Taken at face value, there’s no shortage of people that you can employ. Headlines regularly bombard unsuspecting readers with statistics that suggest the UK is facing high unemployment rates and you would be forgiven for thinking that this means employers can very easily pick and chose who they recruit with very little effort.

I’ve seen intelligent and respectable business owners writing off the unemployed as lazy when they’ve seen their vacancies for highly specialised roles unanswered for long periods of time, but the truth of the matter is that you might actually have a much smaller pool of people you can draw from than you might expect. The roles you are trying to fill may be more of a niche than you think and there has always been a shortage of skilled and experienced workers. Our modern climate is no real exception.

Here are a few things that you can do to fight against the skilled worker shortage:
1. Give People the Chance to Prove Themselves

There will be people out there that will be revolutionary at the job you’re advertising but you will be reluctant to give them a chance because they either lack the recommended qualifications for the role or more likely they lack that coveted five years of prior experience that you’re demanding.

Speaking as someone who has been on the wrong side of the experience equation, there are people who would be more than capable of doing your advertised role, but you need to give them a break. There’s a risk that you’ll get someone incompetent or inappropriate, but essentially there’s the same risk when only accepting the most experienced candidates. You never really know what someone will be like until you give them a try for a week or two, so don’t be afraid of taking the occasional risk if you’re struggling.

2. Demand Less

It’s tempting to demand a lot from your applicants. Requiring extensive prior experience and lots of qualifications tends to be a safer bet on paper, but many job listings end up with outrageous demands that are far in excess of what is actually needed. I was nearly put off applying for a very straight forward administration role several years ago that demanded an extensive knowledge of Microsoft Access, but the role only really needed you to be able to recognise the program’s icon on the desktop.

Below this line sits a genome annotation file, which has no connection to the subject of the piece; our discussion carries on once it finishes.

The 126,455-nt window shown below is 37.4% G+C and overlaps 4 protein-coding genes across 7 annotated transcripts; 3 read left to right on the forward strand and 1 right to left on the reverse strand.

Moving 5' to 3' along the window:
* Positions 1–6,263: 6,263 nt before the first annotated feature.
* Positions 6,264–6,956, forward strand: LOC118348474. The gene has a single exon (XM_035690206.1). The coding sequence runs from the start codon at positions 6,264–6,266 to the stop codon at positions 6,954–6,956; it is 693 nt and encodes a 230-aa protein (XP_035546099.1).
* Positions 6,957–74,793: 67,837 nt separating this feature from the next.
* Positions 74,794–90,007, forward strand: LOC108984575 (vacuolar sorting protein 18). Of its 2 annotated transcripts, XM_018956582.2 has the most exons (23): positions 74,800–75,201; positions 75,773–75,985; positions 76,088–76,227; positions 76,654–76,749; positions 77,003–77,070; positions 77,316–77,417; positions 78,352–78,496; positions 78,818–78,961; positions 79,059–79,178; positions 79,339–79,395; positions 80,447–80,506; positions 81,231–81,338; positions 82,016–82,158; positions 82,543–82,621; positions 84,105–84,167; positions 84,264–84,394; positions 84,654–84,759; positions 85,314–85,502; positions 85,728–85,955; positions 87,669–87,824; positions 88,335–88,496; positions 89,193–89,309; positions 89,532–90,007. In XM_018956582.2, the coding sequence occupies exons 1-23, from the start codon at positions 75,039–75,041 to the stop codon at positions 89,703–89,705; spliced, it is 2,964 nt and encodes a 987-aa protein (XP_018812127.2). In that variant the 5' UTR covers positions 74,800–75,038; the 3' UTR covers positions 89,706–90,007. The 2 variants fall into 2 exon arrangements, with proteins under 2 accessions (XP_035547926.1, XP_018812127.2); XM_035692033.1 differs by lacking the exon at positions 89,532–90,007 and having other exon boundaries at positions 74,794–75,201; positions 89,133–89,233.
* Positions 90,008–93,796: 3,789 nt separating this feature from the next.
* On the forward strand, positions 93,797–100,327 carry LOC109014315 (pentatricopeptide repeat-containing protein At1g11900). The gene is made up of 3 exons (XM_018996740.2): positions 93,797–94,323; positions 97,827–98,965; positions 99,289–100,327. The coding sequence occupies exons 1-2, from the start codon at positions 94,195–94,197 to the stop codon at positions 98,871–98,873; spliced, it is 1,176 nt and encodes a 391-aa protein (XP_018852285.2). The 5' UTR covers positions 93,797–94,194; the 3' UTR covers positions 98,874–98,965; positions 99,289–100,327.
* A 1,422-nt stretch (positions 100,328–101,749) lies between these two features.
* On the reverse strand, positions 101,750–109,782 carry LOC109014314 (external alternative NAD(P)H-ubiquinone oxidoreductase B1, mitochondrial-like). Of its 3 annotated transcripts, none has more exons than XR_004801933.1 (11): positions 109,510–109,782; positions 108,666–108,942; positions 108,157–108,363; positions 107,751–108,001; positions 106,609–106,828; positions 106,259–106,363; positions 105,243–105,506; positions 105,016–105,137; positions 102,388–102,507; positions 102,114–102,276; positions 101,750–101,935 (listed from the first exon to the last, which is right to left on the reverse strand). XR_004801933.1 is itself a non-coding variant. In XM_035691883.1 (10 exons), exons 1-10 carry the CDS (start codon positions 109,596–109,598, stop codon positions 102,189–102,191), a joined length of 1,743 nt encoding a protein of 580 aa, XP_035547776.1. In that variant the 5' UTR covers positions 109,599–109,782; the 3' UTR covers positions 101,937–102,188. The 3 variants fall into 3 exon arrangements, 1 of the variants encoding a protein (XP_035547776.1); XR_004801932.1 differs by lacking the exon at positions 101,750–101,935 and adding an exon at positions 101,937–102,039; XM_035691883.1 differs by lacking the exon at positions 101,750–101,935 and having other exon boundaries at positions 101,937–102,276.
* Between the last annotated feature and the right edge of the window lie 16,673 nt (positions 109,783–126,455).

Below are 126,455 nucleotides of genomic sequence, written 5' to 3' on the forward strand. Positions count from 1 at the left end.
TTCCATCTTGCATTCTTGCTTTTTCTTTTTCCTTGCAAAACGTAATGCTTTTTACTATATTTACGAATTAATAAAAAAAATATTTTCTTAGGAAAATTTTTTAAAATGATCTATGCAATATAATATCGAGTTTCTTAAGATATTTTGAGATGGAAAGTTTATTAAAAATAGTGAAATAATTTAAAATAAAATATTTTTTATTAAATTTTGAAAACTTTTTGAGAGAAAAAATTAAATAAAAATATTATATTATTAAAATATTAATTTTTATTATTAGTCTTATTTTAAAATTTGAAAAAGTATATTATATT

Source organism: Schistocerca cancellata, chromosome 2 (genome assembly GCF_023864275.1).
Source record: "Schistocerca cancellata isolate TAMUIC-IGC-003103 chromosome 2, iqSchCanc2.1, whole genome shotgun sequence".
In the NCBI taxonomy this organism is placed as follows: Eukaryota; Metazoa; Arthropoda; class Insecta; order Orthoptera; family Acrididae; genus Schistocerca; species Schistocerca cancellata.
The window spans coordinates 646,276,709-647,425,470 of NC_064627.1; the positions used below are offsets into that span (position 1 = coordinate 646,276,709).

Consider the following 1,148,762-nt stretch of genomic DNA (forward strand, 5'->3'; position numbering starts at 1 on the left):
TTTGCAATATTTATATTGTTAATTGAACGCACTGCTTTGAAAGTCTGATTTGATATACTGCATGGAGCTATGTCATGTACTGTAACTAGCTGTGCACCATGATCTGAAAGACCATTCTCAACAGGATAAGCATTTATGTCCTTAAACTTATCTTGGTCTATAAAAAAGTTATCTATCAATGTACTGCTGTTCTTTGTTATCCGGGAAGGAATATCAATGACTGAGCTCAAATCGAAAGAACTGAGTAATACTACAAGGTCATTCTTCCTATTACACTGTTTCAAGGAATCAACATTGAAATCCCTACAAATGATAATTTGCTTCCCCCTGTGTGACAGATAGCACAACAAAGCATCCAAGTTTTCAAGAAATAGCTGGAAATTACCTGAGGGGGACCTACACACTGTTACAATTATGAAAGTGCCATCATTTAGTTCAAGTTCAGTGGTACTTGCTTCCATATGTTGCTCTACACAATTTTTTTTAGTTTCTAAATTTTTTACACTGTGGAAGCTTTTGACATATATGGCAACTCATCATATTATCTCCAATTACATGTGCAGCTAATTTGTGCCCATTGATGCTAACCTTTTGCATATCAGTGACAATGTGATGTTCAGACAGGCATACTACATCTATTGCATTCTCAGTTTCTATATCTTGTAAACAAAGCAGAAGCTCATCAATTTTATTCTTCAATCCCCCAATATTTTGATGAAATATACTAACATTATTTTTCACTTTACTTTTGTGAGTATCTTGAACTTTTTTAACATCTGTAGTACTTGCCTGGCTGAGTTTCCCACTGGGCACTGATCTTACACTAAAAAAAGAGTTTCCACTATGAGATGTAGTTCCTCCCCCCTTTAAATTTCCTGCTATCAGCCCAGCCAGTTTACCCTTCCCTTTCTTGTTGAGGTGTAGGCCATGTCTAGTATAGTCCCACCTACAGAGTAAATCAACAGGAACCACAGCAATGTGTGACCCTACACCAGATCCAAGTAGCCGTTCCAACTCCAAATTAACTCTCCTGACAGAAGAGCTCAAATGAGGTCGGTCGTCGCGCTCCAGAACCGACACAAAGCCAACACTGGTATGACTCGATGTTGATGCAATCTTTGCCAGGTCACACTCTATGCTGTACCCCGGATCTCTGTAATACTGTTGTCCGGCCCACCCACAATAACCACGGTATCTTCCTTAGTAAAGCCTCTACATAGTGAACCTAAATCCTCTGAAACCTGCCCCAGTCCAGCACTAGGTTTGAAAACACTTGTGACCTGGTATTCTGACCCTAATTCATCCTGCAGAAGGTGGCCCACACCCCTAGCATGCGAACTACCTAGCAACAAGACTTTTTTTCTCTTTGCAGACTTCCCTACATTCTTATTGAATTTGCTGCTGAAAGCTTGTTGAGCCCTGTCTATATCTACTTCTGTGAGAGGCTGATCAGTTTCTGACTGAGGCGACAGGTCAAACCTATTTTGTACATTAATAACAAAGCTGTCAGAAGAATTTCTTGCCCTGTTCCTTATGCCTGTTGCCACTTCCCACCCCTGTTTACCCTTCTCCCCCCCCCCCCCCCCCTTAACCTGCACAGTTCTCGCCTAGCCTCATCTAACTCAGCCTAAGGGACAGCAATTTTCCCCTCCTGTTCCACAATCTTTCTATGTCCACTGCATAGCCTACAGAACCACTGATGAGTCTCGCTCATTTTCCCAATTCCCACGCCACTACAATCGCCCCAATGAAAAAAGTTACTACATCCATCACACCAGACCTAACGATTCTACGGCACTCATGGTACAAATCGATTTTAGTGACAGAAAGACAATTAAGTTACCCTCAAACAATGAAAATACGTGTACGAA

If you are recruiting in a field where there might be a smaller talent pool, then downgrading some of the things on your list from requirements to “nice to haves” might yield a greater response. You might be surprised by what some people consider themselves to be not very good at when it comes to their skills and you might find yourself with an absolute genius that simply lacks confidence. Before you snap back with a declaration that you want people with confidence, just remember that confidence does not always equal competence. A few more humble employees might in actual fact be exactly what you need and high demands will attract an equal number of blaggards as it will ideal applicants.

3. Search in Similar Industries

Think about asking for applicants in fields that are similar to yours and for people who might have transferable skills and may not even be looking for you in particular. Unless you have a big brand name behind your company, not many people will know you exist and there will be people appropriate for your vacant role working in industries that you don’t operate in that might be interested.

In our modern age, people jump careers all the time and transfer from role to role on a regular basis. Some transitions might seem outrageous in principle, but the skills might be the same. It might also be that people simply want a change and have a completely justifiable skill set to do so.

This almost goes back to the prior experience example – just because someone hasn’t had five plus years experience in your particular industry, it doesn’t mean they’ll be clueless morons driving your company into the ground.

4. Plan Ahead
By: Eric Cuthbert
It pays to keep a very close eye on who is out there and employable at all times if you might struggle to fill any of your roles. I’ve heard rumours that a lot of companies that are recruiting at any one time don’t actually have any roles to fill and are just trying to find out who might be available at any one point, although this sounds suspiciously like a conspiracy theory passed around the frustrated and unemployed.

You might not have the resources or budget to do anything as extravagant as this, but you can still keep an eye on the job market to see if similar roles to the ones you might need are coming up and being filled on a regular basis.

Your staff can announce that they are leaving at any time. Although some roles might have a longer notice period than others, losing a key member of staff in a key area can be a nightmare if you’re unprepared.